That, to me, makes this case a little different than the simple black-and-white paradigm it's been forced into.
Obama today said this:
There are very few African-American men in this country who haven't had the experience of being followed when they were shopping in a department store. That includes me.
There are probably very few African-American men who haven't had the experience of walking across the street and hearing the locks click on the doors of cars. That happens to me — at least before I was a senator.
There are very few African-Americans who haven't had the experience of getting on an elevator and a woman clutching her purse nervously and holding her breath until she had a chance to get off.
That happens often.
And, you know, I — I don't want to exaggerate this, but those sets of experiences inform how the African-American community interprets what happened one night in Florida.
Immediately afterward a Facebook friend issued a call to his Latino amigos to ask if they too have ever experienced some of these things. He got nearly 50 responses, mostly all affirmative, and 44 likes.
I joked that I have permanent dents in my skin from all the keys that have been thrown at me over the years, keys tossed by jerks who assumed I was the valet.
I live in a fairly upscale Westside neighborhood and, in fact, while jogging at night I have been stalked and gawked at by people in vehicles (and, yeah, I gave them a challenging what's up, as Martin might very well have, and justifiably, done). I once had a local cop straight-up ask if I was Latino.
Boo-freakin'-hoo, you say — Half-white people problems. It's better than being shot. And you're right. We shouldn't get into a pissing match over oppression here. It would be disrespectful to African American history, and it doesn't really get us very far.
Obama suggested that we recognize “a history racial disparities in the application of our criminal laws.” Sure. But that should apply to all minorities.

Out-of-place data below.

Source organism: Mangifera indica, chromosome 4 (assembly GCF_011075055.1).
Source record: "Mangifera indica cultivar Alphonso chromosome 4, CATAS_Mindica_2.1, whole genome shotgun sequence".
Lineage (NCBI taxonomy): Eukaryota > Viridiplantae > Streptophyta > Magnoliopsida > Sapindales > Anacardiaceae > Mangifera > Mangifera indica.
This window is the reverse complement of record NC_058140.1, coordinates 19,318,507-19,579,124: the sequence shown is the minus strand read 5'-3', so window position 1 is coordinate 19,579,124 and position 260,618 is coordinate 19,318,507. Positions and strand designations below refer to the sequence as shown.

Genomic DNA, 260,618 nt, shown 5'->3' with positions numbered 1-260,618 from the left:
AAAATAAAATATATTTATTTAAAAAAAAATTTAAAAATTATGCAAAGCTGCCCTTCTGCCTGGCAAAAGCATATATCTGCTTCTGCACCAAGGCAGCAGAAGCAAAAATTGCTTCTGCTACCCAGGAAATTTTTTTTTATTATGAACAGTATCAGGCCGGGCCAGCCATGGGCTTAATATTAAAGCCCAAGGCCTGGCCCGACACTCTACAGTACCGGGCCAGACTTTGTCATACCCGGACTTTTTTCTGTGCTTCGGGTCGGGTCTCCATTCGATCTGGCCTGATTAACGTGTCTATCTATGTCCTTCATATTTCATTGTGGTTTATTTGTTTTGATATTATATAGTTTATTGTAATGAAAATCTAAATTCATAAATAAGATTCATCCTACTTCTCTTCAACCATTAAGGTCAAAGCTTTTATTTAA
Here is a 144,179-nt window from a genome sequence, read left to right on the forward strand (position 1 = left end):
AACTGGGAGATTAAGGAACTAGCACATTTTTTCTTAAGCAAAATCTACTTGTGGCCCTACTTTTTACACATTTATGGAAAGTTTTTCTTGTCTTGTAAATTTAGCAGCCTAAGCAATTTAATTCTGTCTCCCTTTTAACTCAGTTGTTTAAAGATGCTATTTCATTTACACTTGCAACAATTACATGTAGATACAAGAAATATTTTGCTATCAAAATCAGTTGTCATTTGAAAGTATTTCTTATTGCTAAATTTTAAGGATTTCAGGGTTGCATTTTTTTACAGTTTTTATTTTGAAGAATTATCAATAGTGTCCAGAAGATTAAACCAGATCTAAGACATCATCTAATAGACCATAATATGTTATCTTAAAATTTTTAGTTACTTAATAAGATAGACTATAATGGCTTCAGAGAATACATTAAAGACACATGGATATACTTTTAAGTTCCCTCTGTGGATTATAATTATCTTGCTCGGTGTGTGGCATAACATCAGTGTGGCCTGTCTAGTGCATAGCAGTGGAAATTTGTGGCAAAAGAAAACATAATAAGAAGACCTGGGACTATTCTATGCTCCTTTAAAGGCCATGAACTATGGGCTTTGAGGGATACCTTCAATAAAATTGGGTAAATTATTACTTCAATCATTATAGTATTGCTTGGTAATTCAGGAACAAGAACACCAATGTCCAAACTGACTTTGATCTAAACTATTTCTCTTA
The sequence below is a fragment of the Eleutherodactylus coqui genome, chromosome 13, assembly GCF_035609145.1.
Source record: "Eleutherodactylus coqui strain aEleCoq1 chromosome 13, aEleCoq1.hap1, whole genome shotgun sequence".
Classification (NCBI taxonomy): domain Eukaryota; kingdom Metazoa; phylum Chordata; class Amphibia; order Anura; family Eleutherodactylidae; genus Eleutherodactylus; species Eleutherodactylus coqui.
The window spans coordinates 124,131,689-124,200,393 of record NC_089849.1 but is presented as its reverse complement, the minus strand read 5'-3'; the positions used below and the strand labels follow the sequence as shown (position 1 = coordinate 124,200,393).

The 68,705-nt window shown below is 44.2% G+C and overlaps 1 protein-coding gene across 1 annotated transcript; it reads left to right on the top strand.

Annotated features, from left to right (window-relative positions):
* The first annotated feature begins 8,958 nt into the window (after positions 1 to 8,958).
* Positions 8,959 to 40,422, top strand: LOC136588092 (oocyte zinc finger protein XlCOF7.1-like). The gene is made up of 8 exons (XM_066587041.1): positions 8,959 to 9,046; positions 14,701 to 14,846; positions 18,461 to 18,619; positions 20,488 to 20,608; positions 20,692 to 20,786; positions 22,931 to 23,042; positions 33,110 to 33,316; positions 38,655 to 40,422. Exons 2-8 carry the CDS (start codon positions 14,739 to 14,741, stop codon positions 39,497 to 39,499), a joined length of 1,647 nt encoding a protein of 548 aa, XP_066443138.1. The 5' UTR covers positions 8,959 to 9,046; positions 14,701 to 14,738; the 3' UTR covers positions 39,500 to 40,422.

Latinos, who make up half the L.A. population, are over-represented in county jails and state prison. Driving while brown is a problem. Hardcore Latino gangs in Southern California are a contagion.
So what are the young African American kids we've seen on the streets of L.A. since Saturday angry about? Sure, they're mad that someone who looks like them was profiled and killed and, as Obama said, that the judicial outcome might have been different if the kid was white.
But more than anything, young people are restless.
In the months before the L.A. riots of 1992 I was reporting on the streets of South L.A. when I experienced a mini-riot of sorts as a white supremacist was scheduled to speak at a local church. There was a lot of anger in the air — and this was before the Rodney King verdict.
I get the same sense now. Not a lot has changed — except that the residents of South L.A. have become more and more Latino. Both black and brown people are fed up with a lack of jobs and this shite economy. They look north and see new high-rises, alleged progress. They see the rich getting richer and themselves jogging in place.
There is a sense of disaffection and rage. Young African American kids rampaged through Hollywood Tuesday without once mentioning Trayvon, and they did the same in Long Beach days before that verdict.
The motive in those cases seems to have been economic: Teens were grabbing t-shirts, goods and iPhones, cops said.
If this is an opportunity to talk about race, it's also a time to talk about opportunity. Let's expand this beyond a shocking and somewhat unique case of a brown guy shooting an innocent black kid. Let's talk about the resegregation of our public schools. Let's talk about minority kids getting a fair shot at enrollment in our increasingly expensive state colleges. After all, our tax dollars pay for them too. Let's talk about how L.A. traffic court defendants are overwhelmingly minorities. Let's talk about people of color getting some of those good, high-paying jobs in Hollywood, too.
Context? Sure, Mr. President. We welcome this conversation, but let's also invite the nation's largest minority group, Latinos, a word you failed to mention today. And let's talk about all the other contextual background, namely this economy, that makes many young, African American men believe that the American dream doesn't apply to them.